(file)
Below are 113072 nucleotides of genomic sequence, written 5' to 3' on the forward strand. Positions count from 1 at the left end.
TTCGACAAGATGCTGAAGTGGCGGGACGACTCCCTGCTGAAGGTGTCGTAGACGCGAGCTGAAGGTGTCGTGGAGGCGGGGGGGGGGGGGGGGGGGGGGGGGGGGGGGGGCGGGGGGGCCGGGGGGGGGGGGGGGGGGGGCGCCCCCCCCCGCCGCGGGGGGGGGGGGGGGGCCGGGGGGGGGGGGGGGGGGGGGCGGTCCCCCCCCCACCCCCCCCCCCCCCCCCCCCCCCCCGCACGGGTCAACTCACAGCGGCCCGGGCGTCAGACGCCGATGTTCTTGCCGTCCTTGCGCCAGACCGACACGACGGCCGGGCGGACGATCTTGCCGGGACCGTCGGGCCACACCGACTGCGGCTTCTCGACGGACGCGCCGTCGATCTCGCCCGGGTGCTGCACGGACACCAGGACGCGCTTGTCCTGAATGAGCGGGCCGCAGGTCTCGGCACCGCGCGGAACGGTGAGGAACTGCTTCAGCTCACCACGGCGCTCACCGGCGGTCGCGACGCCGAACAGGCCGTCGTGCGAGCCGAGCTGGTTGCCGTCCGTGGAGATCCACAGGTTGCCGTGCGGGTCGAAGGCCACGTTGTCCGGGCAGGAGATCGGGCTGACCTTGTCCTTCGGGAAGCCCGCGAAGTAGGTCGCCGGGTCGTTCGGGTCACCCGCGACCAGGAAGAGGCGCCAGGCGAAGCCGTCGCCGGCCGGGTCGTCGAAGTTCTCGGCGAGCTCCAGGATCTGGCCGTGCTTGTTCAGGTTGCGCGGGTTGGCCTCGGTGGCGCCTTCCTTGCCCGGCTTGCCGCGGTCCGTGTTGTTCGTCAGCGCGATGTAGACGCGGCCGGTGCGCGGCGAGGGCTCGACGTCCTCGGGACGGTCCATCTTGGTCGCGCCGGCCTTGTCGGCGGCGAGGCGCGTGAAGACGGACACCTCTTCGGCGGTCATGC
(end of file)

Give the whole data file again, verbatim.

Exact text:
Below are 113072 nucleotides of genomic sequence, written 5' to 3' on the forward strand. Positions count from 1 at the left end.
TTCGACAAGATGCTGAAGTGGCGGGACGACTCCCTGCTGAAGGTGTCGTAGACGCGAGCTGAAGGTGTCGTGGAGGCGGGGGGGGGGGGGGGGGGGGGGGGGGGGGGGGGCGGGGGGGCCGGGGGGGGGGGGGGGGGGGGCGCCCCCCCCCGCCGCGGGGGGGGGGGGGGGGCCGGGGGGGGGGGGGGGGGGGGGCGGTCCCCCCCCCACCCCCCCCCCCCCCCCCCCCCCCCCGCACGGGTCAACTCACAGCGGCCCGGGCGTCAGACGCCGATGTTCTTGCCGTCCTTGCGCCAGACCGACACGACGGCCGGGCGGACGATCTTGCCGGGACCGTCGGGCCACACCGACTGCGGCTTCTCGACGGACGCGCCGTCGATCTCGCCCGGGTGCTGCACGGACACCAGGACGCGCTTGTCCTGAATGAGCGGGCCGCAGGTCTCGGCACCGCGCGGAACGGTGAGGAACTGCTTCAGCTCACCACGGCGCTCACCGGCGGTCGCGACGCCGAACAGGCCGTCGTGCGAGCCGAGCTGGTTGCCGTCCGTGGAGATCCACAGGTTGCCGTGCGGGTCGAAGGCCACGTTGTCCGGGCAGGAGATCGGGCTGACCTTGTCCTTCGGGAAGCCCGCGAAGTAGGTCGCCGGGTCGTTCGGGTCACCCGCGACCAGGAAGAGGCGCCAGGCGAAGCCGTCGCCGGCCGGGTCGTCGAAGTTCTCGGCGAGCTCCAGGATCTGGCCGTGCTTGTTCAGGTTGCGCGGGTTGGCCTCGGTGGCGCCTTCCTTGCCCGGCTTGCCGCGGTCCGTGTTGTTCGTCAGCGCGATGTAGACGCGGCCGGTGCGCGGCGAGGGCTCGACGTCCTCGGGACGGTCCATCTTGGTCGCGCCGGCCTTGTCGGCGGCGAGGCGCGTGAAGACGGACACCTCTTCGGCGGTCATGC